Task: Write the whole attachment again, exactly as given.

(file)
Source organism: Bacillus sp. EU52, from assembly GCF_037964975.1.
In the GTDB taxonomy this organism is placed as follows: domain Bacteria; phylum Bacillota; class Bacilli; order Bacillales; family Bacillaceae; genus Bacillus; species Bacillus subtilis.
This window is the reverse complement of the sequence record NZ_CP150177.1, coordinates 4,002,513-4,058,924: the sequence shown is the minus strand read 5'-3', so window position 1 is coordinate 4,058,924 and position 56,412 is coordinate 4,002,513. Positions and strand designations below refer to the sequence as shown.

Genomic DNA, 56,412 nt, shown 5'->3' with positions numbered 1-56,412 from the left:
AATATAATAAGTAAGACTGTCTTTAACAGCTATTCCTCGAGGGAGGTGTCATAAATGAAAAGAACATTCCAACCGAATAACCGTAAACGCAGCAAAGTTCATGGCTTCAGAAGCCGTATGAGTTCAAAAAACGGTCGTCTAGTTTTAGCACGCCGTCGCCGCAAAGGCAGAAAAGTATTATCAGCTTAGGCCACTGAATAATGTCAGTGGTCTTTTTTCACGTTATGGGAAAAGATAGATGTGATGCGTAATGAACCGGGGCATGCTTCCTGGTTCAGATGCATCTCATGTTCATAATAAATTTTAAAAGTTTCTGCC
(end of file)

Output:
Source organism: Bacillus sp. EU52, from assembly GCF_037964975.1.
In the GTDB taxonomy this organism is placed as follows: domain Bacteria; phylum Bacillota; class Bacilli; order Bacillales; family Bacillaceae; genus Bacillus; species Bacillus subtilis.
This window is the reverse complement of the sequence record NZ_CP150177.1, coordinates 4,002,513-4,058,924: the sequence shown is the minus strand read 5'-3', so window position 1 is coordinate 4,058,924 and position 56,412 is coordinate 4,002,513. Positions and strand designations below refer to the sequence as shown.

Genomic DNA, 56,412 nt, shown 5'->3' with positions numbered 1-56,412 from the left:
AATATAATAAGTAAGACTGTCTTTAACAGCTATTCCTCGAGGGAGGTGTCATAAATGAAAAGAACATTCCAACCGAATAACCGTAAACGCAGCAAAGTTCATGGCTTCAGAAGCCGTATGAGTTCAAAAAACGGTCGTCTAGTTTTAGCACGCCGTCGCCGCAAAGGCAGAAAAGTATTATCAGCTTAGGCCACTGAATAATGTCAGTGGTCTTTTTTCACGTTATGGGAAAAGATAGATGTGATGCGTAATGAACCGGGGCATGCTTCCTGGTTCAGATGCATCTCATGTTCATAATAAATTTTAAAAGTTTCTGCC